Results The analysis included 171 centers with 43,143 participants; 49% of centers had high risk-adjusted 30-day readmission rates (HF-ERR >1). There were no differences between the low and high risk-adjusted 30-day readmission groups in median adherence rate to all performance measures (95.7% vs. 96.5%; p = 0.37) or median percentage of defect-free care (90.0% vs. 91.1%; p = 0.47). The composite 1-year outcome of death or all-cause readmission rates was also not different between the 2 groups (median 62.9% vs. 65.3%; p = 0.10). The high HF-ERR group had higher 1-year all-cause readmission rates (median 59.1% vs. 54.7%; p = 0.01). However, the 1-year mortality rates were lower among high versus low HF-ERR group with a trend toward statistical significance (median 28.2% vs. 31.7%; p = 0.07).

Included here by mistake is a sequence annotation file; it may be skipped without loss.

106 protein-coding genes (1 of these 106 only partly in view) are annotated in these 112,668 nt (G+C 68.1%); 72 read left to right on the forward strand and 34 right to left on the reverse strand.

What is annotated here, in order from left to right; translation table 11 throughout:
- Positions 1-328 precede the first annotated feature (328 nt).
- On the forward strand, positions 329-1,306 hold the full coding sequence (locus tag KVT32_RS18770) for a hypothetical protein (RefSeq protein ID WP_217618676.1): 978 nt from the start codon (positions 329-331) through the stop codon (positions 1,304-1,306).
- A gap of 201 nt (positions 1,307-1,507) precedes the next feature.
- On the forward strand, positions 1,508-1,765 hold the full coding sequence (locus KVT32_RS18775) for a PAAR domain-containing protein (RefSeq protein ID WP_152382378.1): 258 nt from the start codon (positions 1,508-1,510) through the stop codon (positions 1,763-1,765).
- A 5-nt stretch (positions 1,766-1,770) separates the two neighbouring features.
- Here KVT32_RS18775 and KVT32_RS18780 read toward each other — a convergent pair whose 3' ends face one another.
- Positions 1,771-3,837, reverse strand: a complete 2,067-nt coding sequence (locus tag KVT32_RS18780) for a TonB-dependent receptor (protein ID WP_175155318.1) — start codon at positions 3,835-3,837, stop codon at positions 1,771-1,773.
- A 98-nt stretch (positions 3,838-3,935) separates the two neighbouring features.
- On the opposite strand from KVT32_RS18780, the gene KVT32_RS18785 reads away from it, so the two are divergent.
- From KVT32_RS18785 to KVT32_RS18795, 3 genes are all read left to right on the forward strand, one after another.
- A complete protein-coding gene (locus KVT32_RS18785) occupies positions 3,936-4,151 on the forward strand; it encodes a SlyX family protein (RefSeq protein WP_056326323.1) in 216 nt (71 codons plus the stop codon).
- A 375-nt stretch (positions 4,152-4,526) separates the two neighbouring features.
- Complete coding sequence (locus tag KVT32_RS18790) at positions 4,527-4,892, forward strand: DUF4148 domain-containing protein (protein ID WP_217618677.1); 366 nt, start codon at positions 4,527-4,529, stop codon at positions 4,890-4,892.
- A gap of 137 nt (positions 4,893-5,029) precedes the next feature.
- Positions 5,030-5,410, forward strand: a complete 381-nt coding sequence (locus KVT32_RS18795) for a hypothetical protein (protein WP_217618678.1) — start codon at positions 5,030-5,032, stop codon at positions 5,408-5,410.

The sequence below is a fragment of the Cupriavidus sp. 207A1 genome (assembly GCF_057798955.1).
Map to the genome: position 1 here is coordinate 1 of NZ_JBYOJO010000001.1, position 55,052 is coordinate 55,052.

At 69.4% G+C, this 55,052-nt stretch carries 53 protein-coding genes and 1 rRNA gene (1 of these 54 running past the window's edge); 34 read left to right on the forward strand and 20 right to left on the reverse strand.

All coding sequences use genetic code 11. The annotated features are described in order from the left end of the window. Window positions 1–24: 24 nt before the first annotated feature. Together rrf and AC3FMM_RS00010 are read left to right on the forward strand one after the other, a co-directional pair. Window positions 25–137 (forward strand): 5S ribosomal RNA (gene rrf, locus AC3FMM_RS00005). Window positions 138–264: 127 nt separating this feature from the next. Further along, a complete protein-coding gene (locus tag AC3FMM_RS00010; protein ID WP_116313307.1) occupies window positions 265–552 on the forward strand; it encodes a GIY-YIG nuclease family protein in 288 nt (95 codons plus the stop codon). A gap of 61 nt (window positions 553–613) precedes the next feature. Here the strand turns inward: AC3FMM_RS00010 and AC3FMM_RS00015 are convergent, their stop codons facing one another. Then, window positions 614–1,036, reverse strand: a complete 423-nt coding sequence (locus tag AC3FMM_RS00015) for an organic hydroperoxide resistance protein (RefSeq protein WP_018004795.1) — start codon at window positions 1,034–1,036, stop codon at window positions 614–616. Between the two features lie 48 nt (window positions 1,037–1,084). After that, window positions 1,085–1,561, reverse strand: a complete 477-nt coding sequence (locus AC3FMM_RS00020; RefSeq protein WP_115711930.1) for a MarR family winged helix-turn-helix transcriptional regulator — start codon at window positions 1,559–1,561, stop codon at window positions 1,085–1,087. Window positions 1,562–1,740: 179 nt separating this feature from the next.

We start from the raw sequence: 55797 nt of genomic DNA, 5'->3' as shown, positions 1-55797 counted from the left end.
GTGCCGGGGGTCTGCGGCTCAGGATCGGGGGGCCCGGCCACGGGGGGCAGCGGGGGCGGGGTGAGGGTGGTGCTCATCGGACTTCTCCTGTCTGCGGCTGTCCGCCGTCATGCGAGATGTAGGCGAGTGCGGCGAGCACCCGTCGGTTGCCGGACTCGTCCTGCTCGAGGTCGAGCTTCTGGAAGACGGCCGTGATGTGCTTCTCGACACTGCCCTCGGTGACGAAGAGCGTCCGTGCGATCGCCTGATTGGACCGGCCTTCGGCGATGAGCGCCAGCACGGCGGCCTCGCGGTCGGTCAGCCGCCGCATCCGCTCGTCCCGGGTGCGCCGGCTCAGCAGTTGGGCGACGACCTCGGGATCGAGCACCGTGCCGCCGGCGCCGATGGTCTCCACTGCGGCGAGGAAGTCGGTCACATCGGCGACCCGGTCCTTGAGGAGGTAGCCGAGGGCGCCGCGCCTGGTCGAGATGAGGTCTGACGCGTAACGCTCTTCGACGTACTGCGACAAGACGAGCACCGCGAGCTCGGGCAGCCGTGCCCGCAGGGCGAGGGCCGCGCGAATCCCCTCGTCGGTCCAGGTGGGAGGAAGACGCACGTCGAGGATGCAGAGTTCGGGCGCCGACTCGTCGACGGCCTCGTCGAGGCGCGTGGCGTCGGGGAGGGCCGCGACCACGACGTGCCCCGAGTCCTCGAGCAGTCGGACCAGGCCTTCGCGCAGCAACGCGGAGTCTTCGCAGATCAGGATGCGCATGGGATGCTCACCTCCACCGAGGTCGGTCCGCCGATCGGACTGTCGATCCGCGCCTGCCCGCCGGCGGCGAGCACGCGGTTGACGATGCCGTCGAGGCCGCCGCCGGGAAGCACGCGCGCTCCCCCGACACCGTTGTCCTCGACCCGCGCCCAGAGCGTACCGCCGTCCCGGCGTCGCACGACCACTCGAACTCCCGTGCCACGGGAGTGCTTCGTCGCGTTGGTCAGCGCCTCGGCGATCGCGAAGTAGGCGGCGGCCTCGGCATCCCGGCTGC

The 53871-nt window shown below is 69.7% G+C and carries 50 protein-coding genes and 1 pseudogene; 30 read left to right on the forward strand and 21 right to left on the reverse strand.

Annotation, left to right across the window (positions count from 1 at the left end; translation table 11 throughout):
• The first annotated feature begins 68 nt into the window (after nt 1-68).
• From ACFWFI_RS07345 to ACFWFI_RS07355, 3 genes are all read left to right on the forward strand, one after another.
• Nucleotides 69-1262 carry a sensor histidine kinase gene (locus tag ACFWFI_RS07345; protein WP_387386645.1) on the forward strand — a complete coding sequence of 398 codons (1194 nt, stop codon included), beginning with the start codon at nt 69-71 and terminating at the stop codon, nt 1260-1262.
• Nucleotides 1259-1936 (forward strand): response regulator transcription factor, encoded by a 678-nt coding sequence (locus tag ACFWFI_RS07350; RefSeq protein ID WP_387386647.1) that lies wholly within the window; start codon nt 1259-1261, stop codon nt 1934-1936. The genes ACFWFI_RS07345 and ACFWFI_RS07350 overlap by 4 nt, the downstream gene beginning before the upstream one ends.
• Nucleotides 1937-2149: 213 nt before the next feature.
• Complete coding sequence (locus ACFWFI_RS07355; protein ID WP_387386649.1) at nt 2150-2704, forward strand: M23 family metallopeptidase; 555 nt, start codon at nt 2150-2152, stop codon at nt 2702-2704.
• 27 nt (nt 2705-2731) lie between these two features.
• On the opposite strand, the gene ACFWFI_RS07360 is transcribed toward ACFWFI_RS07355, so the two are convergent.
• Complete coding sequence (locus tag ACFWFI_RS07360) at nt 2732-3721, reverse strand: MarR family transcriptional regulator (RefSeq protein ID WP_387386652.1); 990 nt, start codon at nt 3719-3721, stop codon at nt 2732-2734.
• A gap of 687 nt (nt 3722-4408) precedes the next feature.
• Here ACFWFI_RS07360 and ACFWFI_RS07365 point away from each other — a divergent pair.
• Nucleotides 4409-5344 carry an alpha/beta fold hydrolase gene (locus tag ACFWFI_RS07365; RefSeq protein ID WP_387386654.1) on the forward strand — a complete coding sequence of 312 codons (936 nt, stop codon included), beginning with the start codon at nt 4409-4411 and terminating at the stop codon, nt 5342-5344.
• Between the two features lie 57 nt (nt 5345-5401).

Conclusions Quality of care and clinical outcomes were comparable among hospitals with high versus low risk-adjusted 30-day HF readmission rates. These findings raise questions about the validity of the HRRP performance metric in identifying and penalizing low-performance centers.